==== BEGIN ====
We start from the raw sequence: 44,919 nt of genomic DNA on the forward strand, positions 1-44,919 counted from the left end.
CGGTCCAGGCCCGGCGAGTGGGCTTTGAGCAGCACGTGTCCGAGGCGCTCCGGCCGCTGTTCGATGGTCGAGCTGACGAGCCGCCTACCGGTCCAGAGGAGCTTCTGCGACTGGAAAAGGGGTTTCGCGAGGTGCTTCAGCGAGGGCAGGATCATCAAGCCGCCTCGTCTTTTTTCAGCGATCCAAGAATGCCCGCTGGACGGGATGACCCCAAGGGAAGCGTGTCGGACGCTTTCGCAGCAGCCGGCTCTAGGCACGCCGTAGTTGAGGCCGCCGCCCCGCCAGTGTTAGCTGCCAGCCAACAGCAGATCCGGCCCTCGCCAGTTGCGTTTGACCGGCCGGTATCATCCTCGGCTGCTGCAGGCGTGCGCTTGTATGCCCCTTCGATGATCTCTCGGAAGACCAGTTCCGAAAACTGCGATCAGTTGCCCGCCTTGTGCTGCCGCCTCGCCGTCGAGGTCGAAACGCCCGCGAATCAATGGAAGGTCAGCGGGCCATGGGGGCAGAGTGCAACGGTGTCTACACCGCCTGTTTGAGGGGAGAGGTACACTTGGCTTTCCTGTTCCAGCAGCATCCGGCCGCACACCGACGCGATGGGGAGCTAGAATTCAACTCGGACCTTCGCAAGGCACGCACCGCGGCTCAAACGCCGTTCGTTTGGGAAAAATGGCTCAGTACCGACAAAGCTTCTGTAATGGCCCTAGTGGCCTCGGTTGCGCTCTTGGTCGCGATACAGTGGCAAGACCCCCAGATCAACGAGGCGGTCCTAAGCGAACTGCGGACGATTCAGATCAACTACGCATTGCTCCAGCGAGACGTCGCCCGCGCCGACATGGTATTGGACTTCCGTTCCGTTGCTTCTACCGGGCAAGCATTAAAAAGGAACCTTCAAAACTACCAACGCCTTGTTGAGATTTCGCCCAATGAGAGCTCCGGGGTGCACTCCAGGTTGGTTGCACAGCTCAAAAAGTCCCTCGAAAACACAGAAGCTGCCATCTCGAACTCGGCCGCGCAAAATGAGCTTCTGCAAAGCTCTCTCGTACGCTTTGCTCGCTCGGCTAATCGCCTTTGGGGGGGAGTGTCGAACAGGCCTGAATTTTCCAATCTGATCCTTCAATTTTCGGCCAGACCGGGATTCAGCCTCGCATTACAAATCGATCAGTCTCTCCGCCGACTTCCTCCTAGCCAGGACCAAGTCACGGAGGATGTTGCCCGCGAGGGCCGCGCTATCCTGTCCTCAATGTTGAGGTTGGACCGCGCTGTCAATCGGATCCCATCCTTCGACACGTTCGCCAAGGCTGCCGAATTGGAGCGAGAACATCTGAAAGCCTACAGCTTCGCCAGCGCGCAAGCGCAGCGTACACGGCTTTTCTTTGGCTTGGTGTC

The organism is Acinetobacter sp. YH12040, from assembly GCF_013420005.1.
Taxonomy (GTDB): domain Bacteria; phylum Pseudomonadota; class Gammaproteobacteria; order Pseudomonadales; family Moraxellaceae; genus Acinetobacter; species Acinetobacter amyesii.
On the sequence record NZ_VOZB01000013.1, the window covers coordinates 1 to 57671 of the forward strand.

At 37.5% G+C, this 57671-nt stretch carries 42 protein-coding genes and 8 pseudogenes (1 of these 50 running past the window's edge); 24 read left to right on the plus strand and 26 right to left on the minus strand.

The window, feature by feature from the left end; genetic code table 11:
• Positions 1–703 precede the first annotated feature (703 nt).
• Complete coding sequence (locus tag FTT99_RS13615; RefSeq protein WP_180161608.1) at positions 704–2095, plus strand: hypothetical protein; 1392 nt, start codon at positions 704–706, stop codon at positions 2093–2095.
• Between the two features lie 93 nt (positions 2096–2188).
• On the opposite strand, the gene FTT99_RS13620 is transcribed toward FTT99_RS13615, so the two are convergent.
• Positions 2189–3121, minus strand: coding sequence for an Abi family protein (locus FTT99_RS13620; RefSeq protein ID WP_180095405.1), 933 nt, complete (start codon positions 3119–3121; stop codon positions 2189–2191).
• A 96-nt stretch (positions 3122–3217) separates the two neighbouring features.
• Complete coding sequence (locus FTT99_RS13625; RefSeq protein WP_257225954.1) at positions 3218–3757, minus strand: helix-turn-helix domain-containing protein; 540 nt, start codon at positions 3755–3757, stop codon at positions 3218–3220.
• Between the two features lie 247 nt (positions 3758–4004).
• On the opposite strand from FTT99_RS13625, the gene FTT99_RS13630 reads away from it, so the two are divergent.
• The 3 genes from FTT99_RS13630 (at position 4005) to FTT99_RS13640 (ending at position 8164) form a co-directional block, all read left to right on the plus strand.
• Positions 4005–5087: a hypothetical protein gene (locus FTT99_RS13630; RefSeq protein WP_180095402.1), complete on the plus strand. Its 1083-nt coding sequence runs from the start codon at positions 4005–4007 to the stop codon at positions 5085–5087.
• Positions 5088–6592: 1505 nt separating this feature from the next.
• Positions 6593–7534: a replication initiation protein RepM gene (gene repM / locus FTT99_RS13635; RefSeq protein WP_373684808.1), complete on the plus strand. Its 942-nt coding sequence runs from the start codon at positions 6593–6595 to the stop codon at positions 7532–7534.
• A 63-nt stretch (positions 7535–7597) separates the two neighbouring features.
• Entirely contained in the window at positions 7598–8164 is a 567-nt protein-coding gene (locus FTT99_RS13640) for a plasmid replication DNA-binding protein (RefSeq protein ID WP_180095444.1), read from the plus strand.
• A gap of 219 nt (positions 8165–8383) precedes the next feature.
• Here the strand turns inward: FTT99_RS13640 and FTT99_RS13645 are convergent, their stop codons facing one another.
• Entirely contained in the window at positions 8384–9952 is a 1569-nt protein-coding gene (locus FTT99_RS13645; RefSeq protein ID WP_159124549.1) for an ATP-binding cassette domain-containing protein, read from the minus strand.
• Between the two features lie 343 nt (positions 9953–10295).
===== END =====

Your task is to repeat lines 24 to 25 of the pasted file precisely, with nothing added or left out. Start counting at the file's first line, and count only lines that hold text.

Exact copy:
• Here the strand turns inward: FTT99_RS13640 and FTT99_RS13645 are convergent, their stop codons facing one another.
• Entirely contained in the window at positions 8384–9952 is a 1569-nt protein-coding gene (locus FTT99_RS13645; RefSeq protein ID WP_159124549.1) for an ATP-binding cassette domain-containing protein, read from the minus strand.